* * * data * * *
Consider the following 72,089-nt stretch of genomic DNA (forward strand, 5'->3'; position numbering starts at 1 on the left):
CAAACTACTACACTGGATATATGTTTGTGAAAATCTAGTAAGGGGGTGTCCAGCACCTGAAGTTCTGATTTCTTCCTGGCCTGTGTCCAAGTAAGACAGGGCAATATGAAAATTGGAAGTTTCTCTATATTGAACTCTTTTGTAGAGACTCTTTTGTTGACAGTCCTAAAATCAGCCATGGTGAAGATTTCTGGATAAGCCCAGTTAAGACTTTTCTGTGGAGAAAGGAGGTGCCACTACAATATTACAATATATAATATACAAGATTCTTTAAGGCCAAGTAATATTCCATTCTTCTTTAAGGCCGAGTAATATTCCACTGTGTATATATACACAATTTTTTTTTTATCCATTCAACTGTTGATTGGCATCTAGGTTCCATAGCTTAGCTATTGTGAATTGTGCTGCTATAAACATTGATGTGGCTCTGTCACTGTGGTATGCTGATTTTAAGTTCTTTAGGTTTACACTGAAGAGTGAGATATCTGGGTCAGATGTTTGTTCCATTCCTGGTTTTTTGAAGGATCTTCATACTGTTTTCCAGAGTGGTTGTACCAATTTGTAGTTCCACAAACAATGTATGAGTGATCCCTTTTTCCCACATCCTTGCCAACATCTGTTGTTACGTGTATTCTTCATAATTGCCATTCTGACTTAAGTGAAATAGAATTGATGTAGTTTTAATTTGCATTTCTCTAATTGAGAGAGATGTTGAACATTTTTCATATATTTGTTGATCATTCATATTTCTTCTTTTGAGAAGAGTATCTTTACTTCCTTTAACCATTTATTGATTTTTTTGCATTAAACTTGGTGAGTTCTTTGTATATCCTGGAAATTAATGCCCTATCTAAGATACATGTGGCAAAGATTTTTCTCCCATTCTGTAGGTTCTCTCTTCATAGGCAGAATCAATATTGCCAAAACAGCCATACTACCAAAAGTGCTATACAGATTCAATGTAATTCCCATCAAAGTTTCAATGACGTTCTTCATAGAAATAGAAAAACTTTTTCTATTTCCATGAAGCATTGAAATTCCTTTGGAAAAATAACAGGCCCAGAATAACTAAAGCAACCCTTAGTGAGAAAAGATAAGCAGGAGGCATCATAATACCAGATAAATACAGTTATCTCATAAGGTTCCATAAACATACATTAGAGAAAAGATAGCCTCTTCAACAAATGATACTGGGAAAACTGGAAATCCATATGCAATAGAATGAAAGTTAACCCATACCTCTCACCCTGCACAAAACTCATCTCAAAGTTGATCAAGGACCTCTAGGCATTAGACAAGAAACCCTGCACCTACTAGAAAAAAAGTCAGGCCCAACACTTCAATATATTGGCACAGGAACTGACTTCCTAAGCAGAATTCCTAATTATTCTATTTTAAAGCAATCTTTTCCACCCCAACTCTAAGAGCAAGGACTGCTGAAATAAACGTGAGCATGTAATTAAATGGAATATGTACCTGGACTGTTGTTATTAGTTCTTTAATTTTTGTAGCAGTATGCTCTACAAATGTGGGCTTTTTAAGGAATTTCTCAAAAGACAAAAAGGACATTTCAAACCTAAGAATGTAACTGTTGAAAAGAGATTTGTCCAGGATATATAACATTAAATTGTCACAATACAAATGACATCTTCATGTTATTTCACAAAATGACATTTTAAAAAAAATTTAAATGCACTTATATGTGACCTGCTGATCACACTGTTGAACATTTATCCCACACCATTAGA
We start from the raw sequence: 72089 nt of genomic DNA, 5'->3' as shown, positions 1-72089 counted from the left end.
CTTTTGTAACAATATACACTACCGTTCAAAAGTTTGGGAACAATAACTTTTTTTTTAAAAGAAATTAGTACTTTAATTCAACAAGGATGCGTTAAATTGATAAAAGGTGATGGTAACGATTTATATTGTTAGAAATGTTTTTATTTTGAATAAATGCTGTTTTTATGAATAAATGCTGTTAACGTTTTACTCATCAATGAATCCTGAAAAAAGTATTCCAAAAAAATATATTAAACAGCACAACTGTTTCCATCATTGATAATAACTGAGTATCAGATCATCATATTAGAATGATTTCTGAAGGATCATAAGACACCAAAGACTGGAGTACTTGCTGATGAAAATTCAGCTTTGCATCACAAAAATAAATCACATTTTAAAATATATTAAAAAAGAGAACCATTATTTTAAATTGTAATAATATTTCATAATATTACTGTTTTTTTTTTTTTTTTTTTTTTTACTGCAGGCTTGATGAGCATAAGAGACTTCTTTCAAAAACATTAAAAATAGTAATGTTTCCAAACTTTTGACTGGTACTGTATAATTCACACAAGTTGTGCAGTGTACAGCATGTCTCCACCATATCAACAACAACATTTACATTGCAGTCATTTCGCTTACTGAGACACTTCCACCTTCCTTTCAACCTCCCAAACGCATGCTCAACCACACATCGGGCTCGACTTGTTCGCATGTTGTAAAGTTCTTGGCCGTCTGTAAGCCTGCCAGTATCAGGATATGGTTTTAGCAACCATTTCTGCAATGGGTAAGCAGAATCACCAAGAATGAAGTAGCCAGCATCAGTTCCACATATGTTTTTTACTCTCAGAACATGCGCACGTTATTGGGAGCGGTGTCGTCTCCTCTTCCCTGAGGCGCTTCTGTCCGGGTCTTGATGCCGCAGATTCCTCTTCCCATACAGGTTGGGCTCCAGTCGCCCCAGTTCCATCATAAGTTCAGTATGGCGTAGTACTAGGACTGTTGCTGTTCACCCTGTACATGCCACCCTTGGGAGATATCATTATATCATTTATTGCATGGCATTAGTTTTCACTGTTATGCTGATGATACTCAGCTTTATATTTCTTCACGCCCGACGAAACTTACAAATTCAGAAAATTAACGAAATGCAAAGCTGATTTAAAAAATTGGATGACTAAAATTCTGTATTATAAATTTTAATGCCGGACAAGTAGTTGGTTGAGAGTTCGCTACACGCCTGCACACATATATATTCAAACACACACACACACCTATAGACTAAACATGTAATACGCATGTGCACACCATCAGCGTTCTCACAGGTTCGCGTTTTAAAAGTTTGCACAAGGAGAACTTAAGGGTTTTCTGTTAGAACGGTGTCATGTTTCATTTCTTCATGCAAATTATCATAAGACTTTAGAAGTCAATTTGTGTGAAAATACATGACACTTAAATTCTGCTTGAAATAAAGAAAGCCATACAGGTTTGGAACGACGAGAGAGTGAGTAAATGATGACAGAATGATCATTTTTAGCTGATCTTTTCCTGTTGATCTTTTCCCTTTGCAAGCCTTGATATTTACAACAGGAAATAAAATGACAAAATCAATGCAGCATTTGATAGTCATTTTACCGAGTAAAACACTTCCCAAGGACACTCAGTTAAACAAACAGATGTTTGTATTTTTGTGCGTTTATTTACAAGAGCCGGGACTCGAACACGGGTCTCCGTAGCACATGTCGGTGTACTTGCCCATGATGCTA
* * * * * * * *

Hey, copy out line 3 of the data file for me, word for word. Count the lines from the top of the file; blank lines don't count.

We start from the raw sequence: 72089 nt of genomic DNA, 5'->3' as shown, positions 1-72089 counted from the left end.